Putting aside for a moment the manner of his removal, does anyone in Britain really want to glorify Edward Colston? Other than observant Bristolians and the occasional history buff, chances are you had never heard of him. His philanthropy landed his name all over Bristol, funded largely by the trade of the Royal African Society with which he was responsible for the transportation of over 80,000 slaves. The verdict is clear: he is not deserving of honour.

Understanding the outdated values of past societies is a touchstone reminding us to continue striving for positive change

In some cases, though, it is more controversial, like Columbus, Cromwell, and Churchill – to name just three very different men who have surfaced in this week’s dialogue. (A surprising number of famous historical figures are more problematic than your schoolbooks taught you. Was that just to keep the curriculum simple and light-hearted? It’s another topic, but I’m sure I’m not the only history student moving from school to university who has been deeply shocked by the dark side of Britain’s imperialist past.)

Famous people, historical and today, are as complicated and three-dimensional as you. Millicent Fawcett, the first and only woman to grace Parliament Square in 2018, was a suffragist who also supported concentration camps. It is possible to be both oppressed and an oppressor. Our minds like to categorise everyone as ‘good’ and ‘bad’, but this generalisation is often inaccurate, especially when so many injustices are built into society and trickier to confront. Topple anyone with some dirt to their name by today’s standards and sadly there would be very few statues left. Where do we draw the line with iconoclasm? No one is perfect. Maybe we shouldn’t idolise anyone! That’s why my favourite statue is the one of Paddington Bear.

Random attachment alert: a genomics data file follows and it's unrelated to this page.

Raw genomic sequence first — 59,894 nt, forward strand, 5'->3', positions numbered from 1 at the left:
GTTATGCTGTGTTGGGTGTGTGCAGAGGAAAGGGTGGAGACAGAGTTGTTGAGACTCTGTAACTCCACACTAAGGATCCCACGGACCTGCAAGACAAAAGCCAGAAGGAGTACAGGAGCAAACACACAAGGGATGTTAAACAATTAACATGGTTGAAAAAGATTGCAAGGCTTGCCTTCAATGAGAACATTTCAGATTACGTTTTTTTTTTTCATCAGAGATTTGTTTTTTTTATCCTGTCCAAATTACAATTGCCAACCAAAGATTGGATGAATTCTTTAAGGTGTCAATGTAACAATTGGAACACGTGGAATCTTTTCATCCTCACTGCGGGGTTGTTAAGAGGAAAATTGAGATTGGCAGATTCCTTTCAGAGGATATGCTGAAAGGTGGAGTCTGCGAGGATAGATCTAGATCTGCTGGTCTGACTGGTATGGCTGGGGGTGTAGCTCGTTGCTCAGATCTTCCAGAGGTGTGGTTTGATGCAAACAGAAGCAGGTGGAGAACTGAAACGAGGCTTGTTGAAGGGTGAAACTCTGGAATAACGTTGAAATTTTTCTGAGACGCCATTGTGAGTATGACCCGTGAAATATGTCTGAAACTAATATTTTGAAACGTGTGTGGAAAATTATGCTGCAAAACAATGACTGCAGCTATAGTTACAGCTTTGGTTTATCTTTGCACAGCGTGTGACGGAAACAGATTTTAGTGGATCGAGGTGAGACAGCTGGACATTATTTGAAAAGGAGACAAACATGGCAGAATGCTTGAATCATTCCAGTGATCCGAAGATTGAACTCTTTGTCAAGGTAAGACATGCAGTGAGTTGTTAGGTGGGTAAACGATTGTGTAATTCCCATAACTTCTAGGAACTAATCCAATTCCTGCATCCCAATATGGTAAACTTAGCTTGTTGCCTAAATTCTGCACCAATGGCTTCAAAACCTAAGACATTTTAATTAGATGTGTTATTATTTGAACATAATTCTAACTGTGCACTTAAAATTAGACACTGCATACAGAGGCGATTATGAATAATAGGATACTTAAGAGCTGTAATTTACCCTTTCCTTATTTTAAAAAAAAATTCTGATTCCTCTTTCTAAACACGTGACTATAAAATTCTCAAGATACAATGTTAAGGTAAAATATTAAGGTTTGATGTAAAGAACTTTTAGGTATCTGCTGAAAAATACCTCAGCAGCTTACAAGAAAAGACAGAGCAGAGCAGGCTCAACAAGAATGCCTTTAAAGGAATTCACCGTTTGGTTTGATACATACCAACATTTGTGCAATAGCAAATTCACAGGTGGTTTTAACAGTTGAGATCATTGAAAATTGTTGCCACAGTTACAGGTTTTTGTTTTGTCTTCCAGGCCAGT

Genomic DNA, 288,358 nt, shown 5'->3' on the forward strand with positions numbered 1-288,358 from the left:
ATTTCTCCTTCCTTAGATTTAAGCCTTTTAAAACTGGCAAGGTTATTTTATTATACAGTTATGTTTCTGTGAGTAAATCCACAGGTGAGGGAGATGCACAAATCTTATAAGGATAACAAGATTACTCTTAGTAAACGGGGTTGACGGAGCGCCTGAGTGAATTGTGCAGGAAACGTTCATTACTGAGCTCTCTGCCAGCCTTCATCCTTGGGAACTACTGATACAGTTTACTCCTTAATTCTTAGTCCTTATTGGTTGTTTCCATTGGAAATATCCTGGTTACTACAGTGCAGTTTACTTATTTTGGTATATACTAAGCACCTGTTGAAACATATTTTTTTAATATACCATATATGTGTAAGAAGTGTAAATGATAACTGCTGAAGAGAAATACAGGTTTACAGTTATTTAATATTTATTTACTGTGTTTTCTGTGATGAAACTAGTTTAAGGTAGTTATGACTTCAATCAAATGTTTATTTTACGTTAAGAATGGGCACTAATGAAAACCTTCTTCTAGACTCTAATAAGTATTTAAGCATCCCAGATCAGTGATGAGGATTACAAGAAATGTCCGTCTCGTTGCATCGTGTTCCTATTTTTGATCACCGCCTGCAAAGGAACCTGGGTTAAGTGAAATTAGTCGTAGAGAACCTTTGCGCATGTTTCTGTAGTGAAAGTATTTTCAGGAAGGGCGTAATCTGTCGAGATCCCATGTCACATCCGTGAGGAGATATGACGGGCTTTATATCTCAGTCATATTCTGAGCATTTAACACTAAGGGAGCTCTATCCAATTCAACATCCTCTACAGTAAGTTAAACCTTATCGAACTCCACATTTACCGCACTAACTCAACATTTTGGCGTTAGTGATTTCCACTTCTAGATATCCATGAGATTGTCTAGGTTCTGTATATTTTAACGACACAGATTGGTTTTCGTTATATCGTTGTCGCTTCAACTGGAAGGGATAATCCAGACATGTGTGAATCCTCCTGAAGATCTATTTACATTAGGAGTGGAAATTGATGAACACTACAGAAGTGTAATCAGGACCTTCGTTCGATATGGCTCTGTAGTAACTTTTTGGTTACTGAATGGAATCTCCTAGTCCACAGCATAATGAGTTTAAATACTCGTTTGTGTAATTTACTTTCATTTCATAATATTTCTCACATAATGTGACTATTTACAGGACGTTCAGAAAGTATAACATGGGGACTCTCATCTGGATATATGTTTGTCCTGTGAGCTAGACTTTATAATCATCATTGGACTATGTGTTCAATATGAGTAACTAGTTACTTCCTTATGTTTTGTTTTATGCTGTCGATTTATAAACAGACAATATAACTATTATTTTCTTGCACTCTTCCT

The most essential task – which history can help us with – is to grasp our own capacity to make good decisions and improve society

Any historian will tell you it would be naïve to expect a consensus to be reached on many historical figures, but the discussion of representation should highlight history’s complexity and not shy away from studying it.We must acknowledge that the statues inevitably command respect, so the person they portray should warrant this. We must have this debate now. It’s long overdue. Colston’s watery fate after decades of campaigning demonstrates that questions will be overtaken by action in the most obvious cases. I’m looking at you, Rhodes.

To anyone who faces a decision over statues directly, activists and councils: remember the functions they serve, remember the meanings that residents and visitors will attach to them, and as tempting as it is to form opinions from hearsay, please research the history properly.

Chances are you don’t face these decisions. Don’t get too caught up over lumps of metal and forget that lives are more important. Plaques and statues are tokens. The most essential task – which history can help us with – is to grasp our own capacity to make good decisions and improve society.